Stephen J. Schueler, M.D.

Heart Chest Pain Surgery

Blocked coronary arteries require bypass surgery. The aim is to provide blood flow to the artery beyond the blockage, bypassing the obstruction. Small arteries in the chest wall, or veins from the legs, are removed for this purpose. A small segment of the bypass vessel is attached to the wall of the diseased vessel, where blood flow is strong. And then, the other end of the bypass vessel is attached to the blocked vessel, beyond the blockage. This allows blood to flow around the blockage, restoring the delivery of oxygen and nutrients to the part of the heart that was supplied by the vessel before it became blocked.


  • Heart bypass surgery

The risks for bypass surgery:

Continue to Heart Chest Pain Home Care

Last Updated: Nov 16, 2010 References
Authors: Stephen J. Schueler, MD; John H. Beckett, MD; D. Scott Gettings, MD
Copyright DSHI Systems, Inc. Powered by: FreeMD - Your Virtual Doctor

PubMed Heart Chest Pain References
  1. Abrams J. Clinical practice. Chronic stable angina. N Engl J Med. 2005 Jun 16;352(24):2524-33. [1595880]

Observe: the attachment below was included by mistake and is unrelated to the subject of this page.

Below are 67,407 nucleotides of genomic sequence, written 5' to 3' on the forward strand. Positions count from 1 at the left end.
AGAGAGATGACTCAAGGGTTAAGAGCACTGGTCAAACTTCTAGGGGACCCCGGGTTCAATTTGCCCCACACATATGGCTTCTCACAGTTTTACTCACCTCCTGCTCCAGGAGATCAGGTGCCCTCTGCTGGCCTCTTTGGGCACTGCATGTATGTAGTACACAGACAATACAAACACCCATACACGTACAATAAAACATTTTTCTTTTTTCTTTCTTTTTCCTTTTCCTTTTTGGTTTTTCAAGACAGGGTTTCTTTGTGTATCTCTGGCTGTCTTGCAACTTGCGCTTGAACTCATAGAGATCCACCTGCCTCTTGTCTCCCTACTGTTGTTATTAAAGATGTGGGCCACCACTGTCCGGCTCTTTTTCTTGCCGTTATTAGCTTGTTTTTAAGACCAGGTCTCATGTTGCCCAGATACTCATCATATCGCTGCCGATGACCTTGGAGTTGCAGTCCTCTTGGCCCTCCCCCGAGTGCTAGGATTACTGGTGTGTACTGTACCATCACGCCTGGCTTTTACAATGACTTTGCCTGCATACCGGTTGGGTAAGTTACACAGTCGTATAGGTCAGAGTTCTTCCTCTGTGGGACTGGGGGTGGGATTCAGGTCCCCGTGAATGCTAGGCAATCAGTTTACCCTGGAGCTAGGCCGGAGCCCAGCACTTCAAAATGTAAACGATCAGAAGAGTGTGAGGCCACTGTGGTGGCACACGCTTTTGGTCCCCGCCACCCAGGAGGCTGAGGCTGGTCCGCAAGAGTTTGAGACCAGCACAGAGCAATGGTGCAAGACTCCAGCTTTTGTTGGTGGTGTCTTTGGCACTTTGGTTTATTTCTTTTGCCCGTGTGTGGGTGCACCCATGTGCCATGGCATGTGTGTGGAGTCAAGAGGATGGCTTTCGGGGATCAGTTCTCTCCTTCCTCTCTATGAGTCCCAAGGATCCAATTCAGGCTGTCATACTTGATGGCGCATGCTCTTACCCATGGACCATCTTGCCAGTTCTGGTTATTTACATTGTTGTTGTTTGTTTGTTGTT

2. Brown TL, Merrill J, Hill P, Bengel FM. Relationship of coronary calcium and myocardial perfusion in individuals with chest pain. Assessed by integrated rubidium-82 PET-CT. Nuklearmedizin. 2008;47(6):255-260. [19057799]
  3. O'Toole L. Angina (stable). Clin Evid. 2005 Jun;(13):62-9. [16135259]
  4. Parker JO. Angina pectoris: a review of current and emerging therapies. Am J Manag Care. 2004 Oct;10(11 Suppl):S332-8. [15603242]
  5. Scheidt S. Treatment of stable angina: medical and invasive therapy--implications for the elderly. Am J Geriatr Cardiol. 2005 Jul-Aug;14(4):183-92. [16015059]
FreeMD is provided for information purposes only and should not be used as a substitute for evaluation and treatment by a physician. Please review our terms of use.